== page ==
“Let me get this straight,” Carter said, behind the art nouveau desk of his corner office. “This phone will connect instantaneously with the phone network?”
Engle frowned. “Well, instantly with your home router; then to the phone switching system — ”
Carter waved away the scientist’s objection. “How the heck does it work?”
“Einstein-Podolsky-Rosen entanglement,” Engle said, smiling. “Instantaneous quantum transfer of information across arbitrary distances. I’ve solved the causality problem, and — ”
Carter waved the man to silence again and thought. He looked down at the patent application for the “EPR Communicator.”
Carter was not an electrical engineer, which made him a rarity as a Vice-President in this Consumer Electronics company. He was, however, a consummate fixer. The Boss depended on him to deal with issues that arose in the Company’s wildly popular electronic products. The Boss helped design them, the Boss debuted them on stage, and Carter dealt with any problems.
“I’ll pass it on to the Boss,” he finally said. He looked again at the patent, then scribbled on the document “Call it the ‘ePhone’.”
Carter put down his handset carefully. After a chewing out by the Boss, it was best not to let him think you had hung up.
The ePhone had been a huge hit — millions sold in the first few days; going like hotcakes.
Unfortunately, reports of interference glitches were showing up like hotcakes online, too. OhGadget, a tech blog, had devoted a whole column to it yesterday and the blogosphere was on fire. The Boss had told Carter to fix the problem, and fix it quickly.
Engle seemed confident. “We’ll find the problem, Mr. Carter, I assure you. It can’t be electromagnetic — that wouldn’t have any effect on the quantum entanglement connection. We’ll get it, I assure you.”
Carter chose his words carefully — while Engle was certifiably brilliant, and held numerous other patents, he could be dense to interpersonal communications. “And I assure you, Engle, that if you don’t find it you’ll be looking for a new job.”
Suitably chastened, Engle and his assistants left.
Carter’s next meeting was with the Company’s lawyers. They also had bad news.
“Our patent with Engle on the quantum entanglement chip is being challenged by some start-up in France.”
“What? How’s that possible?” Carter asked.
“The patent is two years old; they claim they did initial work with communicating by quantum channels three years ago and our patent is therefore invalid.”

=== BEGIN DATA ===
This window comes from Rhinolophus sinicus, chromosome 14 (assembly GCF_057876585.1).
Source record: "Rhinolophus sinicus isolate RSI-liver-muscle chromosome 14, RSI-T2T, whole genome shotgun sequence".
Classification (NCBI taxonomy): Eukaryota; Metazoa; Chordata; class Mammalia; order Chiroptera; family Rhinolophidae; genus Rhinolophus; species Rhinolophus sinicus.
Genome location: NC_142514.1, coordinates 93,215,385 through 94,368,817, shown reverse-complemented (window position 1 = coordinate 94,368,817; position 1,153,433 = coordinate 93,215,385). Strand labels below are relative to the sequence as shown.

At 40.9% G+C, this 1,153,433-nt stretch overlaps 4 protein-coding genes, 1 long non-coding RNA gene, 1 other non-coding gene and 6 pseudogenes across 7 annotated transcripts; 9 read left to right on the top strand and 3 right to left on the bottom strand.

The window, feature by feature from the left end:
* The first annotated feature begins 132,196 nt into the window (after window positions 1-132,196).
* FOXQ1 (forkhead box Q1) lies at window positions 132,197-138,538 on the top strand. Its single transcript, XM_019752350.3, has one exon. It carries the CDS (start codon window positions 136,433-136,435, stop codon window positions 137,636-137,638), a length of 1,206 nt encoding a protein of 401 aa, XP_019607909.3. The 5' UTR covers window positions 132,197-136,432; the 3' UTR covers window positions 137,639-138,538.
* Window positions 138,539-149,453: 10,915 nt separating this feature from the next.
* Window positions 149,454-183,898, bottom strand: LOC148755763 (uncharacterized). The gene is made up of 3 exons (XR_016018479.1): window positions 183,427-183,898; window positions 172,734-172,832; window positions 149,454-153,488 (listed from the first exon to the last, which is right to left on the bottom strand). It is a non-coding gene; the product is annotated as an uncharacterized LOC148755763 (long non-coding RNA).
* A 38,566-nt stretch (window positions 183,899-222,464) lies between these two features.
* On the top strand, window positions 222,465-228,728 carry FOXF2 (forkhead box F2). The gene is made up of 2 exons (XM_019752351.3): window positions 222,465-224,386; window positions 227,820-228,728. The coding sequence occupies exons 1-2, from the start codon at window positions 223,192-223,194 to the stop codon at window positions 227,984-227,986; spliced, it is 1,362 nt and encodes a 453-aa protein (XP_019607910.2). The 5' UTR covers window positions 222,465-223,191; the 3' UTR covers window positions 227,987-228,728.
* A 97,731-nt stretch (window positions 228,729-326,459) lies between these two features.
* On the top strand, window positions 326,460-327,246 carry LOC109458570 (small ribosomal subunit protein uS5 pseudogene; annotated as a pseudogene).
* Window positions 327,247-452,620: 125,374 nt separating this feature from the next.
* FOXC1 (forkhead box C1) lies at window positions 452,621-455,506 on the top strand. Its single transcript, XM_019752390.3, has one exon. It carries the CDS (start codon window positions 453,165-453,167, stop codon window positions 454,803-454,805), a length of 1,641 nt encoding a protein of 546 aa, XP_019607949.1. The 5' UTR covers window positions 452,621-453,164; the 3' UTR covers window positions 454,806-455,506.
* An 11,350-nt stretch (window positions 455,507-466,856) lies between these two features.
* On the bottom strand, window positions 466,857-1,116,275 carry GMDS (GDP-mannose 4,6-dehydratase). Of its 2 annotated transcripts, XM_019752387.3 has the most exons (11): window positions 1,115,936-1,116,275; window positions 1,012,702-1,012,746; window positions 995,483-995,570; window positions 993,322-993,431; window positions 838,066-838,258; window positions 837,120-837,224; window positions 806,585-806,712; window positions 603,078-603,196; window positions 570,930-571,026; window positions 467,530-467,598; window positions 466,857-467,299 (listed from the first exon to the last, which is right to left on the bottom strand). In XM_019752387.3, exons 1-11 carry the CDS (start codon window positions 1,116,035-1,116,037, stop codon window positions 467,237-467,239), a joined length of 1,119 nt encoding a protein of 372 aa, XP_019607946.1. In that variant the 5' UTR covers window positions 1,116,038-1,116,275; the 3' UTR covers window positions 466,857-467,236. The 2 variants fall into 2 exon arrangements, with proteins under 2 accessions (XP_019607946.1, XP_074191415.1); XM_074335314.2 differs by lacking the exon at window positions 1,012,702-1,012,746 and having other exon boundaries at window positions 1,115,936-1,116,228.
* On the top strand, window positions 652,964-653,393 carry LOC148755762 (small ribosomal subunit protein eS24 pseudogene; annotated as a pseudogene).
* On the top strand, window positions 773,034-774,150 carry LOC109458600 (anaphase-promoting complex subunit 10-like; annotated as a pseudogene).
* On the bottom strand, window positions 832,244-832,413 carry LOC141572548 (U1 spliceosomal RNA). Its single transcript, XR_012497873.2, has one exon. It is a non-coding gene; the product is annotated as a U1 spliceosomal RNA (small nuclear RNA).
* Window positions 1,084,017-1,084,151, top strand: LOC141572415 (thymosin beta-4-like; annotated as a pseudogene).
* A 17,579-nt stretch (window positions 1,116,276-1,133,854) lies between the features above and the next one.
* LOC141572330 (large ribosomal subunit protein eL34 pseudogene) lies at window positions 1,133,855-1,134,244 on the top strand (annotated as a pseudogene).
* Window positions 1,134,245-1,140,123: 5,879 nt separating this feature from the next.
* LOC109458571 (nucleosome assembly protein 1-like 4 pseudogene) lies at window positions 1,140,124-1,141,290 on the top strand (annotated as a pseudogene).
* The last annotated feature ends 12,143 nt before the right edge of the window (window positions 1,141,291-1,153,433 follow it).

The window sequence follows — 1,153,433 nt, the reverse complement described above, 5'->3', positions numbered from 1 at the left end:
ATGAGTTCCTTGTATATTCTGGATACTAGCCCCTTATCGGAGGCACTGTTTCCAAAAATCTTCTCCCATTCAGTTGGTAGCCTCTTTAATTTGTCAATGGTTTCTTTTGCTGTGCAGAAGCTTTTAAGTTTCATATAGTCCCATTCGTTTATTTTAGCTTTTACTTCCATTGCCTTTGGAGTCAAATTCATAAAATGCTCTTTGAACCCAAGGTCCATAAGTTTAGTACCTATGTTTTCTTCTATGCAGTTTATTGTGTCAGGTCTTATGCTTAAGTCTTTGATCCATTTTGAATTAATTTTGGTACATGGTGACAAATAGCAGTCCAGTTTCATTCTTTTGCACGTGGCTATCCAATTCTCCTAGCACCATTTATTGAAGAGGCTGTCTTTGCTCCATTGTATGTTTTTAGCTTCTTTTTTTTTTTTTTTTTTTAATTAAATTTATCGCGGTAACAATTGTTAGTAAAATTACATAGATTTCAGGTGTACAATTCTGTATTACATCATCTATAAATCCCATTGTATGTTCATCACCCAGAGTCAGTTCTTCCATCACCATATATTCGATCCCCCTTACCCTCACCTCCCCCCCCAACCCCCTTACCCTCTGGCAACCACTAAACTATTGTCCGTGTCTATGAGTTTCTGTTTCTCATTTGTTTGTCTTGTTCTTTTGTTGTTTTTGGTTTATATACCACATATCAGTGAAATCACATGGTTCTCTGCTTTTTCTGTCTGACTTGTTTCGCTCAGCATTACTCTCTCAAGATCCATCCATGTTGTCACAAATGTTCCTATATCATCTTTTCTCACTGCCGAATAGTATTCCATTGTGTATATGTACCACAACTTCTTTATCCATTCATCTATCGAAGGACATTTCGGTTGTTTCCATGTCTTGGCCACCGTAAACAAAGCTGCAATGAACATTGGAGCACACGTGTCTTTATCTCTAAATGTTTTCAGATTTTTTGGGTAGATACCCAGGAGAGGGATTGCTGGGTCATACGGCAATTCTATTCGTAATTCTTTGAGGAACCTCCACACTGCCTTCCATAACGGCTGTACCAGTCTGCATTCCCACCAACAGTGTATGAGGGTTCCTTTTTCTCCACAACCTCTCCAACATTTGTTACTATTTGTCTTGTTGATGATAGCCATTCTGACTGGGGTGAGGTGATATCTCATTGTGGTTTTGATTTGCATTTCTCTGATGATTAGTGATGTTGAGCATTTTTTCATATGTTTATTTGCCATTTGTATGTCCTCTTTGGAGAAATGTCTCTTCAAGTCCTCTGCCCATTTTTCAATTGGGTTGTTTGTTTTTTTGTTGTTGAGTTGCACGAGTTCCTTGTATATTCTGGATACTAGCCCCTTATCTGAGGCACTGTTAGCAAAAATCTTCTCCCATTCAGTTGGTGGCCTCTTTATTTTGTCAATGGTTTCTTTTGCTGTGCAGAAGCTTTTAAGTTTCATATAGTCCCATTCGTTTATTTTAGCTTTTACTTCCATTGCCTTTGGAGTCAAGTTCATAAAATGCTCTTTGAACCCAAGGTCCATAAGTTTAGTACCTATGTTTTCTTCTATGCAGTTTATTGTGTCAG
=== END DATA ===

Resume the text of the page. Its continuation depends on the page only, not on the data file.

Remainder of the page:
“What do they want?”
The lawyers named a sum that made Carter’s head hurt. He rubbed his eyes some more and asked what they could do about it.
“Well, if we could prove there was ‘prior art’ on the field, or that Engel was doing this work even before that…”
Carter shook his head. “I don’t think he was — he was on the touchscreen phone before that. Crap! Okay, you sharks — find some other — cheaper! — way and get back to me.”
The lawyers left and Carter’s direct line to the Boss began to chirp again. He sighed, popped two antacids and picked up the phone.
Two weeks passed — two weeks of meetings, lousy press and regular abuse from the Boss. Then one morning Carter found himself in another meeting with Engle.
The scientist looked pleased with himself. “This is earth-shaking, Mr. Carter — no, universe-shaking. I think we’ll win a Nobel Prize for this!”
Carter idly wondered what a Nobel Prize was worth. “I take it you’ve found the source of the interference?”
Engle smiled. “Yes!” He paused, looking like he was going to burst.
Carter forced himself to remain calm. “And…?”
“How the EPR effect worked has always been a great mystery to quantum mechanics and general relativity, and this breakthrough could mean the Theory of Everything — ”
“Engle!” Carter barked, not too roughly he thought to himself.
“Uh, sorry sir. The interference… the interference is coming from other universes.”
“What? Other what?”
“Parallel universes, sir. Universes where they’ve also invented ePhones. See, it turns out the instantaneous effect occurs because of Feynman’s One Electron Hypothesis connecting electrons in parallel universes — ”
“Enough!” Carter said. He popped another anti-acid. “So, in another universe, you and I are having this same talk?”
Engle nodded happily. “Yep! I talked to my… other self this morning in our nearest ‘neighbor’ universe. Seems he developed their ePhone about five years ago and they’re wide-spread over there. That’s why the interference is so severe.”
Something Engle said tickled the back of Carter’s brain. “Wait. There’s an Engle over there?”
“And he works for the Company?”
“Yes,” Engle said, now puzzled.
“And he developed the ePhone five years ago?”
Carter hit the button for his assistant. “Verna, get the lawyers on the phone right now. I think I found their ‘prior art’!”
Ramon Rozas III creates written artifacts of unbearable beauty in West Virginia. He also writes SF and submits that instead. EDF, Aoife’s Kiss and Atomjack have all made the questionable decision to publish his pieces. His first novel, “A Judgment of Their Own”, will be issued in August 2011 by Blue Leaf Publications.